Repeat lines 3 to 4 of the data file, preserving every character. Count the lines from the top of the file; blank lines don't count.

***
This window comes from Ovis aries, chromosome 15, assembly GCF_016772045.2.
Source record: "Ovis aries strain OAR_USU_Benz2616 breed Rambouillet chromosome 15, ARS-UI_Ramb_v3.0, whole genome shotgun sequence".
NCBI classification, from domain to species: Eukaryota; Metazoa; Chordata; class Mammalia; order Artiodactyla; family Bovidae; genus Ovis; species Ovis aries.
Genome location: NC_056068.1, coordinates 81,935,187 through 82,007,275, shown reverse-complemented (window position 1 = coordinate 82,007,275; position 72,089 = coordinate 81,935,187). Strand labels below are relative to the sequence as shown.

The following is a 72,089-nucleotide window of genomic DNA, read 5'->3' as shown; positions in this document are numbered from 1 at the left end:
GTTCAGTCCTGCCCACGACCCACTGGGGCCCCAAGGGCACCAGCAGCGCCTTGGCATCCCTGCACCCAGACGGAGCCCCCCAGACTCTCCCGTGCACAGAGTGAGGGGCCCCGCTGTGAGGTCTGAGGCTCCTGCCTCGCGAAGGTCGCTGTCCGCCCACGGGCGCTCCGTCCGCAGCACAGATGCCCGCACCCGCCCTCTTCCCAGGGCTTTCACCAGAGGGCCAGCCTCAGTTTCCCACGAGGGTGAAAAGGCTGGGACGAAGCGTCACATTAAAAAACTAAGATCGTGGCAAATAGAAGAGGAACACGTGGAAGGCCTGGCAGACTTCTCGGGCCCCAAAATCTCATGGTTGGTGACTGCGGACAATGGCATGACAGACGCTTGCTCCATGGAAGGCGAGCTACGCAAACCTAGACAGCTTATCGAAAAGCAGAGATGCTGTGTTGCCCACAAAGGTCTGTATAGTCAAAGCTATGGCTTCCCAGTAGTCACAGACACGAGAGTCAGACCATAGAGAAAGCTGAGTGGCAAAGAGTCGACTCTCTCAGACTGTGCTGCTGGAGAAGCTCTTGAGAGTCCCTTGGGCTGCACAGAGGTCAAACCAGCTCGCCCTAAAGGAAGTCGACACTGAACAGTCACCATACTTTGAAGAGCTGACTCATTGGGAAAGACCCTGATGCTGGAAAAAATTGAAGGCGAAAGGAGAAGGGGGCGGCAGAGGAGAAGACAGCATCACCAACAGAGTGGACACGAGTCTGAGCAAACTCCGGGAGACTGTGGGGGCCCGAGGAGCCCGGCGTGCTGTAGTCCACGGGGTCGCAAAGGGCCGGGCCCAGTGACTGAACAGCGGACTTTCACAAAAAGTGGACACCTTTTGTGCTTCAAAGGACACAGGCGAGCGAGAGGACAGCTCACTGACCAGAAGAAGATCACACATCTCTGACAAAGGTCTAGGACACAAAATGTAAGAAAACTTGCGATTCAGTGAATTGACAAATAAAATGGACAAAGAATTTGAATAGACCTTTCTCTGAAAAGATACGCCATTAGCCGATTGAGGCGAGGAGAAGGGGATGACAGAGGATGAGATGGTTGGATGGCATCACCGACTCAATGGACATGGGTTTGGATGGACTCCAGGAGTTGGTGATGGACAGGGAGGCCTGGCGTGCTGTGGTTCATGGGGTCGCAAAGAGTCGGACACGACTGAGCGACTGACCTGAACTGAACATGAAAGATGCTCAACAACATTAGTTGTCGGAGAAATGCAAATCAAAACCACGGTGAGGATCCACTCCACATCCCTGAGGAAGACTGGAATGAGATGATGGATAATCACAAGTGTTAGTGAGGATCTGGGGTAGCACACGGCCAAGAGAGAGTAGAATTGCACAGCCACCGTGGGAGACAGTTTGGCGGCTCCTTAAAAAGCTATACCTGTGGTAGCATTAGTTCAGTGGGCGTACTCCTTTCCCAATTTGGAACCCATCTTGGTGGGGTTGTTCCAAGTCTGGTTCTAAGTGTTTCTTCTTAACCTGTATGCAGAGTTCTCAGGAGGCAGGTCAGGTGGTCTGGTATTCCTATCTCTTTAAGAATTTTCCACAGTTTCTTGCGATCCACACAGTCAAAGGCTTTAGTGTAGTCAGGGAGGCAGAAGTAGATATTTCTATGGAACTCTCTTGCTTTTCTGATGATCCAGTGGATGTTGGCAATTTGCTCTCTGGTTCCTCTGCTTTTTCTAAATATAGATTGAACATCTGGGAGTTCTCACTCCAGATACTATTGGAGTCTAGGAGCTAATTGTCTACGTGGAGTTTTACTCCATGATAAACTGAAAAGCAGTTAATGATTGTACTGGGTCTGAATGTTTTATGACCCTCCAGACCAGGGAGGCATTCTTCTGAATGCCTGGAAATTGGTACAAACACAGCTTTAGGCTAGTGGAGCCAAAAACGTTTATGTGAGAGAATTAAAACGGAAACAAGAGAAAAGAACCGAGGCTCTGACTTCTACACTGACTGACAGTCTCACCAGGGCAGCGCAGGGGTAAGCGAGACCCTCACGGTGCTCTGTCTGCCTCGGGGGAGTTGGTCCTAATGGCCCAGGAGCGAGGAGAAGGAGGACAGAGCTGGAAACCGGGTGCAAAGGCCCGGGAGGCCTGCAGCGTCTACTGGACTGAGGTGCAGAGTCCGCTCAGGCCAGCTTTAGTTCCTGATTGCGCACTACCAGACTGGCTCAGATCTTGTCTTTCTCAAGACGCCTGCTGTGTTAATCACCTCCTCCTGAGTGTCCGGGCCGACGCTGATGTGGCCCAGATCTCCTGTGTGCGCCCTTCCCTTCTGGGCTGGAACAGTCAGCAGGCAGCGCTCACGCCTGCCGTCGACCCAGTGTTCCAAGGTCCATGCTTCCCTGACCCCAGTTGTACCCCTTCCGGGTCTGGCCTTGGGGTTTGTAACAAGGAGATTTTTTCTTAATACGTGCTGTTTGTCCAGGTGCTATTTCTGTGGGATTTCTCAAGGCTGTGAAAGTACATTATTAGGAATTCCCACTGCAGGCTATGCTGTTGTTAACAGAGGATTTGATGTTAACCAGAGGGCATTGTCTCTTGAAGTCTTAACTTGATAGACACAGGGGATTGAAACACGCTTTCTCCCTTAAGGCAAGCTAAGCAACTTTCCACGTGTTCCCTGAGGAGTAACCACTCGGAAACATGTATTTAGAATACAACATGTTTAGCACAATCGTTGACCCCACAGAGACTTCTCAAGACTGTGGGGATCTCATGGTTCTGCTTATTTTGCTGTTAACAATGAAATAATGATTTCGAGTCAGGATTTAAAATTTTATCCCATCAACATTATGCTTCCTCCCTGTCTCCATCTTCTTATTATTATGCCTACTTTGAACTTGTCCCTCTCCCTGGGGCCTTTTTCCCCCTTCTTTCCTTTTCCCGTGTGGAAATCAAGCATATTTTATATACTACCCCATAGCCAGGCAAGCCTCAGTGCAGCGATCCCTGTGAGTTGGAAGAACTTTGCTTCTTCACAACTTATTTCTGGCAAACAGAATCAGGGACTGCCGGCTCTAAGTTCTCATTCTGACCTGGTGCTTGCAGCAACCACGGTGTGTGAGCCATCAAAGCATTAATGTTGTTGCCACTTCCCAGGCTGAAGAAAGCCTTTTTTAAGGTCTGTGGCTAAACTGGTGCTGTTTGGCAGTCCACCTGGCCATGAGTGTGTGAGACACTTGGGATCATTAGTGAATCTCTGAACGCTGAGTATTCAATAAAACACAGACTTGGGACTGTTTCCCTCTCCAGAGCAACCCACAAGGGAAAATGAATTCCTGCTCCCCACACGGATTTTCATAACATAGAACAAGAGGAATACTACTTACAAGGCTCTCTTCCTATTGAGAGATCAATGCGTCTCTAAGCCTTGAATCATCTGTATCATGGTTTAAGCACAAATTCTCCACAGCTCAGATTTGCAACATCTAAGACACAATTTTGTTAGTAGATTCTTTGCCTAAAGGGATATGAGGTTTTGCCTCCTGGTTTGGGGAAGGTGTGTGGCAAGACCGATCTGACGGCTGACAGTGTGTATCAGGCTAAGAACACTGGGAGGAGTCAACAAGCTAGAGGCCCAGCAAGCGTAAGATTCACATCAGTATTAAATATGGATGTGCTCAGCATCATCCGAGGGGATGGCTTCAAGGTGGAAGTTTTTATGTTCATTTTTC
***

NCBI classification, from domain to species: Eukaryota; Metazoa; Chordata; class Mammalia; order Artiodactyla; family Bovidae; genus Ovis; species Ovis aries.
Genome location: NC_056068.1, coordinates 81,935,187 through 82,007,275, shown reverse-complemented (window position 1 = coordinate 82,007,275; position 72,089 = coordinate 81,935,187). Strand labels below are relative to the sequence as shown.